Richard Branson Hints At Possible Virgin Electric Car – Video


We agree with you, Sir Richard Branson (Founder of Virgin Group LTD.) Electric vehicles are sexy, both for racing and for the public road.

Virgin Racing's Formula E vehicle attacking the track.

Virgin Racing’s Formula E vehicle attacking the track.

In fact, they are so sexy that Branson hints that Virgin might just make a consumer EV at some point in the future. No, it won’t be a modified version of the Formula E racer, but wouldn’t that be sweet to drive on public roads?

For those who don’t know, Virgin Racing is a contender in the Formula E series. Virgin takes electric racing very seriously, so we’re eager to see what Virgin dreams up for use on public roads.

With the aspirations that Branson and his company have, we see no reason why they couldn’t/shouldn’t take a stab at an electric car.

Branson adds that EVs are “what is going to make the lives of us and our children more pleasant.”

"Despite the name Virgin, these cars will go all the way!" -Branson

“Despite the name Virgin, these cars will go all the way!” -Branson

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15 Comments on "Richard Branson Hints At Possible Virgin Electric Car – Video"

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The more, the merrier… But it will take them a while to have anything to show.

Actually not. Tesla tinkered their Roadster in the garage and designed Model S too virtually zero budged. Therefore making a compelling electric car is incredibly easy and cheap, because there is zero competition today on markets. Also it helps that Tesla has given all the patents away and they welcome with open arms all their competitors to use their supercharger network.

Virgin could just order the electric drivetrain directly from Tesla before they try to develop their own knowhow.

I’m looking forward to the EVs from Walmart and McDonalds. 😉

Yes EVs will be sold in Walmart, Target, Sears and we can certainly charge in MacDonalds, Subway and all other food chains during the 30 – 45 minutes that we spend on buying food and eating.

Indeed, Google, Apple and Amazon for sure will enter to EV business. And in general, everyone who has extra cash, should invest on electric car start-ups, because established car manufacturers do not have any competitive advantage over newcomers. Actually their traditions and invested capital on ICE technology knowhow is just immense millstone.

If I was to buy one for my then high school teenager, how would that go over?
“Good news, I bought you a car. Bad news, it says Virgin EV on it”

That would have gotten laughs, at my school.

Or e-virgin, which sounds like a bad internet joke from the 90s.

If Branson makes a “Virgin” EV, it will almost certainly be a very limited production supercar, and not an EV for the masses. Not to denigrate Mr. Branson’s plans, but that field is already getting rather crowded, and I doubt one more or less will have much impact on the EV revolution as a whole.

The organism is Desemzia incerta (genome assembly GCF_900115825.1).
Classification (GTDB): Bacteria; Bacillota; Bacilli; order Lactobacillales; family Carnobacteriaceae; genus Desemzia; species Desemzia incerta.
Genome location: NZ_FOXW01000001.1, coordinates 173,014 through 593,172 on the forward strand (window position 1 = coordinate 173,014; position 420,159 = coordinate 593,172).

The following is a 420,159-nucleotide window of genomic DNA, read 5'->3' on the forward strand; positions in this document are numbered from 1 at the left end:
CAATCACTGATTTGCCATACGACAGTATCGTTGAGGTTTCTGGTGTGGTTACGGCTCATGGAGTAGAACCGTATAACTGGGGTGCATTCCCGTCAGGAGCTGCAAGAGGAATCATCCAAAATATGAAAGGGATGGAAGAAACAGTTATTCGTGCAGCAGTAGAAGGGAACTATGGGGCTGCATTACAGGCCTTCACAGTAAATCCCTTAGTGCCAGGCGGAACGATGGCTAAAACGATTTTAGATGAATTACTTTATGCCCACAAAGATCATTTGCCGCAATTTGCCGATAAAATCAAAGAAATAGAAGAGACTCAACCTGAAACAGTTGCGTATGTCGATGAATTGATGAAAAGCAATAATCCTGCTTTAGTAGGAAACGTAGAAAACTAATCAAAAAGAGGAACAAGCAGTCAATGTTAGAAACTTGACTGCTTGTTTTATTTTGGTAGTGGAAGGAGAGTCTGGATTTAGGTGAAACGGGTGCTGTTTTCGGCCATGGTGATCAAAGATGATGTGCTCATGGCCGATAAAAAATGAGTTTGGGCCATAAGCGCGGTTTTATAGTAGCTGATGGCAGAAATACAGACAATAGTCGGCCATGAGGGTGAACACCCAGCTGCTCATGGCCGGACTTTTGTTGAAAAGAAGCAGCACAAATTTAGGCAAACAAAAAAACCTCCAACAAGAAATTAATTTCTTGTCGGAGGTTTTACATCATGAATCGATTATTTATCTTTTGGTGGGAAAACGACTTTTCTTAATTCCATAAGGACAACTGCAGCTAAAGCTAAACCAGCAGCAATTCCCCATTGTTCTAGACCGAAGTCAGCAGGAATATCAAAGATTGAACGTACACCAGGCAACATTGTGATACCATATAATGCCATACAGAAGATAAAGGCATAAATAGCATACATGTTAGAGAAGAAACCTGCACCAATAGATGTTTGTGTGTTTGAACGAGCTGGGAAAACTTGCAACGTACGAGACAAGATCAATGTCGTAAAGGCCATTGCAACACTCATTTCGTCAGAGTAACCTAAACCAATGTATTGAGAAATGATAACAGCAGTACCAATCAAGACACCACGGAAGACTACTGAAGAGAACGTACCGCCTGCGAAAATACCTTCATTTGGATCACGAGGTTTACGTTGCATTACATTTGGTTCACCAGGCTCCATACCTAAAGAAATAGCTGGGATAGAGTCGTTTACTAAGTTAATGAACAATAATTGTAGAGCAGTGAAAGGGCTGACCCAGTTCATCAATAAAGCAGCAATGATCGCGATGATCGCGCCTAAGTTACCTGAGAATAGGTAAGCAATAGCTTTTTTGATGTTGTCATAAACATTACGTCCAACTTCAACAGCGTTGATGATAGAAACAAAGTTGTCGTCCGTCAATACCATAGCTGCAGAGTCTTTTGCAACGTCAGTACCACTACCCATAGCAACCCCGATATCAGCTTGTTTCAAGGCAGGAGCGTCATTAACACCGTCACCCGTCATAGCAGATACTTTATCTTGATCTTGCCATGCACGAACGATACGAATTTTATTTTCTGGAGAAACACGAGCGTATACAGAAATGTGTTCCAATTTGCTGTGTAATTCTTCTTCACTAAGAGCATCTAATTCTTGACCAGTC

The field is far from crowded.
If one goes back to the early days of the auto there were hundreds of companies (coach builders originally) putting cars on the road. Many failed, many were bought out, and a few large corporations came out on top. History suggests that EVs will follow this evolutionary path.
So, as said above; ‘the more the merrier’ and to which I’ll add ‘may the best designs win’. We will all be winners.

It took 10 years for Tesla because they built from the base when there was no EVs at that time. But today there are 740,000 EVs + Plugins and out of this atleast 400,000 will be EVs.

Also Virgin is much bigger group and can start much faster with a bigger capital base. Apple is also making headway in Electric Cars.

Lensman> will almost certainly be a very limited production supercar

That would be a good place to start, since you can:

1) start with fairly modest size facilities by automotive standards
2) start with low volume (fewer employees, equipment)
3) have a prayer of being profitable (high margin product)
4) get influential people (including celebrities) interested in using your product
5) build a highly coveted brand
6) get a lot of attention from fawning media
7 change the (slowly changing) prevailing view of electric cars as “golf carts” (because that’s all most folks know)

Why would you want to start with anything other than a limited production supercar?

I admire Nissan for all their vision and effort. But they started on the much harder end of the scale. If they had made a high-performance electric and earned the kind of accolades Tesla has gained, selling the next EV would have been that much easier.

IMO Virgin would not turn up with a wildly different ev but a different business model linked to an emerging technology. Driverless virgin cabs would be more like it.

Good point. Virgin has a reputation for being a trend-setter, not a trend-follower. And just one more high-end EV “supercar” would be following where many others have lead.

Concur Lensman.